Teenage Son Or Daughter Arrested? What You Need To Know About Bail Bonds
No parent wants to get a call from their child in jail. But teens do misbehave from time to time, and sometimes that bad behavior lands them in custody. If your teen has been arrested, you may need to bail them out so they can come home and await their hearing -- rather than waiting in jail until the hearing is held. But bailing someone out of jail is not as simple as it seems, especially if you're thinking of using a bail bond to do it. Here's what you need to know.
What is a bail bond, anyways?
A bail bond is an amount of money that you essentially borrow from a bond agent in order to bail your loved one out of jail. The bond agent pays the jail or court, resulting in the release of your teen. In return, your teen agrees not to skip their court date. If they do appear in court as planned, the money is returned to the bail bond agent -- less a fee that they charge you or your teen for the bonding service.
How much do bail bonds cost?
Fees vary between bonding agents, but it is not unusual for companies to charge at least 10% of the bail amount in fees. So, for example, if your teen needs $1000 posted for bail, you will have to pay the bonding agent $100 to lend this money. If, for some reason, your teen does not satisfy the conditions of their bail -- such as showing up to court and obeying the law until their court date -- you will owe the bail bond agent the full cost of the bail.
So, for instance, if your teen's bail was $1000 and they do not show up to their court date, you then owe the bail agent an additional $1000, on top of whatever fees you initially paid to borrow the money.
Do you have to go through a bail bond agent?
No. If you have enough money to pay for the entire amount of your teen's bail yourself, you can just post the bail. This way, you won't have to pay the extra fee for borrowing the money. However, the end result is otherwise the same. If your teen shows up to court and satisfies all of their requirements, you'll get the money back. (Some states do keep a small portion as a fee.) If they do not meet the bail requirements, the courts will keep the bail that you posted.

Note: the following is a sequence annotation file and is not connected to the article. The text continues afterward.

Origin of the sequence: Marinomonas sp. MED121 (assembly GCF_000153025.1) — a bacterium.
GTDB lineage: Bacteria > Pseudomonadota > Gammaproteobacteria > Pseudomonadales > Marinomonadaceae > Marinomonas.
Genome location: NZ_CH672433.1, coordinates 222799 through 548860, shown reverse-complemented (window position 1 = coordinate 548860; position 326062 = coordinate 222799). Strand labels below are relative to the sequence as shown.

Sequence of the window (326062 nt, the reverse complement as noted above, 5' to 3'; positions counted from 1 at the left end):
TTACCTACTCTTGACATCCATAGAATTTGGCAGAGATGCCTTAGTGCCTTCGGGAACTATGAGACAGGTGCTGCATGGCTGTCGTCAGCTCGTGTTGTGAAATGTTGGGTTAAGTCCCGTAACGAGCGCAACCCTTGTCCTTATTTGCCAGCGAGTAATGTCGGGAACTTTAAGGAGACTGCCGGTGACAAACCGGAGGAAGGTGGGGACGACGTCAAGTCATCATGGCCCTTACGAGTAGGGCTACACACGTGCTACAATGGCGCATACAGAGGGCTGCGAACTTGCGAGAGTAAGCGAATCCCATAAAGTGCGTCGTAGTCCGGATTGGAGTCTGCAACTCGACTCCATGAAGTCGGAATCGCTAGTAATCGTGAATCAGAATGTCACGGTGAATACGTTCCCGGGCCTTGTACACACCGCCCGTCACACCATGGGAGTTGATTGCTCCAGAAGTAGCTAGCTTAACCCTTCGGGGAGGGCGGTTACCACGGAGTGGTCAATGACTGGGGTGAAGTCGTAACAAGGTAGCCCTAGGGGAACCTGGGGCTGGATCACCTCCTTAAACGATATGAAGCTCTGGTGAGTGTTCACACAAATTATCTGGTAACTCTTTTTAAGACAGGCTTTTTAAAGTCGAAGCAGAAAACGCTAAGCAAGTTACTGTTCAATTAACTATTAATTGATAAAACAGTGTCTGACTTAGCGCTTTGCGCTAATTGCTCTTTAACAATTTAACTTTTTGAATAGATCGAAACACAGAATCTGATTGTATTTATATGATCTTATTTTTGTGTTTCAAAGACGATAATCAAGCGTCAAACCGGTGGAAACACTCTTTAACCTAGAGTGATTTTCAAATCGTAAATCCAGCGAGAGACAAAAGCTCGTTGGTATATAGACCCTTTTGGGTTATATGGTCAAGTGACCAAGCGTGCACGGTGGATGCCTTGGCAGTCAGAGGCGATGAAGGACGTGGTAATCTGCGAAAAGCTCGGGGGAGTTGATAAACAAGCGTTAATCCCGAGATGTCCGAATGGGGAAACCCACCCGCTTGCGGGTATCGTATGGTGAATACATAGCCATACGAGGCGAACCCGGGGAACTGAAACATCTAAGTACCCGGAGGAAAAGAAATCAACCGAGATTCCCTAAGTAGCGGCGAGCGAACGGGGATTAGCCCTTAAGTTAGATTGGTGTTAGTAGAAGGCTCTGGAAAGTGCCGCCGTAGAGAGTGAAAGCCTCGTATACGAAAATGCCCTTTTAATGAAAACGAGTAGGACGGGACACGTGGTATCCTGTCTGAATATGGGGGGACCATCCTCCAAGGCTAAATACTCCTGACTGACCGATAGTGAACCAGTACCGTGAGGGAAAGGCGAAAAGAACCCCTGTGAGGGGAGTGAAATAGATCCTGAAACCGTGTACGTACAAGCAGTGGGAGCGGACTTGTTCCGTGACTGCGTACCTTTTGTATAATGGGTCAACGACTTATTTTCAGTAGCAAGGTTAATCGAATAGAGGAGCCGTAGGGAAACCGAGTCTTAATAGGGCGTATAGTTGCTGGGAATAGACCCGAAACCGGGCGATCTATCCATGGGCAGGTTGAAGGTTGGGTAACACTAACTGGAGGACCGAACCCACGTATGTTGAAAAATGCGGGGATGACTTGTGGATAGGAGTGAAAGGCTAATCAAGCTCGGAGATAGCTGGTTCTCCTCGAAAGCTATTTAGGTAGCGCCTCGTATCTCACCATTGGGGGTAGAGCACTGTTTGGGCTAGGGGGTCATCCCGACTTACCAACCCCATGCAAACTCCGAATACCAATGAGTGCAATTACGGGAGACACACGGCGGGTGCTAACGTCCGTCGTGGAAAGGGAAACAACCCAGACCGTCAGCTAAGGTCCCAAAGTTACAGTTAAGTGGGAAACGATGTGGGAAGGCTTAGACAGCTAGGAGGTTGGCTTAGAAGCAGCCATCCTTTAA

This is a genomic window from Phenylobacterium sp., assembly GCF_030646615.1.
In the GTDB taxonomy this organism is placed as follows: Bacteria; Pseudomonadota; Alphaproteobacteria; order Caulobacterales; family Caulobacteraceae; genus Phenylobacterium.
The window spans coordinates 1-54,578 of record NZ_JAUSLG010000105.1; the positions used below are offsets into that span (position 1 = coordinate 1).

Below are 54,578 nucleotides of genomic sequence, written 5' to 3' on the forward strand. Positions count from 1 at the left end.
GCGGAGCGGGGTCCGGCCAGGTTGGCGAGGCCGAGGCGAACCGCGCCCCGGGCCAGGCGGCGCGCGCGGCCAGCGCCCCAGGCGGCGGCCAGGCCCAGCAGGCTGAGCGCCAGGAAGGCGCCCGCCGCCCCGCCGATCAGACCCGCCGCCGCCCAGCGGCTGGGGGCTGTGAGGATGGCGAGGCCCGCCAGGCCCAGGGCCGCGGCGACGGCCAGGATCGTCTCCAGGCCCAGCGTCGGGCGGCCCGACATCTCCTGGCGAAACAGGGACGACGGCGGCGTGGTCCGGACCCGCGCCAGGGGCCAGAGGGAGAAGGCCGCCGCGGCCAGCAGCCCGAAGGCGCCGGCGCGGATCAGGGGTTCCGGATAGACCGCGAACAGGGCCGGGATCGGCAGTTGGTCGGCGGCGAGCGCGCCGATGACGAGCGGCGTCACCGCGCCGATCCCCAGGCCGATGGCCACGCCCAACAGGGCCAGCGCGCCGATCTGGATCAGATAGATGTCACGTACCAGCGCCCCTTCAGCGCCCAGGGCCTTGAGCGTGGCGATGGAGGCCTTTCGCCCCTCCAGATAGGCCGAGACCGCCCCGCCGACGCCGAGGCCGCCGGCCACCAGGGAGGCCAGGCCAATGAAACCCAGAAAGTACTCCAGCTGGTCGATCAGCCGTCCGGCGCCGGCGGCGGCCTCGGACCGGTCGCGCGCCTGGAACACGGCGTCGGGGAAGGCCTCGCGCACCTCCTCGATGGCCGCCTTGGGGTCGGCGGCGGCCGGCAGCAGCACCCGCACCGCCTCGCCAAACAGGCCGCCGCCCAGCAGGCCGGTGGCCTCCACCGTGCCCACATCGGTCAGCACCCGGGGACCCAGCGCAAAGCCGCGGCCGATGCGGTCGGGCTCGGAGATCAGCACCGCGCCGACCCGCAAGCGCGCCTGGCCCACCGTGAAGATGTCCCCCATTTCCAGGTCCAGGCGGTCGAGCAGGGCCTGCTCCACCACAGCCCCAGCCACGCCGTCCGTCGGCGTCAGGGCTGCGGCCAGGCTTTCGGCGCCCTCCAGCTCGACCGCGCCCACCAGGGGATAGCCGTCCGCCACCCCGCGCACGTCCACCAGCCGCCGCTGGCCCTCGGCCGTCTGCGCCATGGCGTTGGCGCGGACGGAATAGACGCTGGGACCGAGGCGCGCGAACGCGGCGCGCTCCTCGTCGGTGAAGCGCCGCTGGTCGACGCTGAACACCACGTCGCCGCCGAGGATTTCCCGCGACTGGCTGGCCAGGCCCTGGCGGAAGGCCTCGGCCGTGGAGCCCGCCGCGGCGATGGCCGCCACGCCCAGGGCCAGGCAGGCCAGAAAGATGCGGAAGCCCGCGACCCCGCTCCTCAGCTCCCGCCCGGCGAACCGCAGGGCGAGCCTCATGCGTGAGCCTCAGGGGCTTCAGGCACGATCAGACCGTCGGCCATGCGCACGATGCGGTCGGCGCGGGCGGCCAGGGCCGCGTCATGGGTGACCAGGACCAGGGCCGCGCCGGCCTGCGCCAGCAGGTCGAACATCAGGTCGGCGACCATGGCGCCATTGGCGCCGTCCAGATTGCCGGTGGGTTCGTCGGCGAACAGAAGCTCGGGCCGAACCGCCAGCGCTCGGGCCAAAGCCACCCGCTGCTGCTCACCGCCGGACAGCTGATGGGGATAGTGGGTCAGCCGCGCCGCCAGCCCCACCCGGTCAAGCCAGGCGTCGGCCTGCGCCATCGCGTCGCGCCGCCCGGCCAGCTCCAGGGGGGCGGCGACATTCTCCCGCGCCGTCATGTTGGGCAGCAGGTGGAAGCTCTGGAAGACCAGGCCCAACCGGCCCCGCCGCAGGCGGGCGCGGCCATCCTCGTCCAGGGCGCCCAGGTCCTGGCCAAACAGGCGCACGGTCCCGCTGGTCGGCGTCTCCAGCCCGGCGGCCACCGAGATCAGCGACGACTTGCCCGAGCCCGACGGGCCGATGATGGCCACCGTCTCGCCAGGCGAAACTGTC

Hiring a bail agent does not reduce your financial risk, but it does keep you from having to come up with the money immediately -- and it keeps you from having to come up with the full amount as long as your teen satisfies the conditions of their bail.
Where do you find a bail agent?
If you are not sure where to find a bail agent in your area, you can talk to the jail where your teen is being held. They can give you the number of a local bail agent who they work with regularly. If you're not in a terrible rush to get your teen out, you may want to call several bail agents and compare their rates before deciding which one to hire.
Once the bail agent posts your teen's bail, they should be released from jail promptly -- often within a few hours or perhaps the next morning. Once they are released, you'll want to do all you can to ensure they stay out of trouble and make it to their court date. Otherwise, you'll owe the bonding agent the full amount of their bail, which may be tough to come up with.
You can click here for info about starting the actual process of obtaining a bail bond.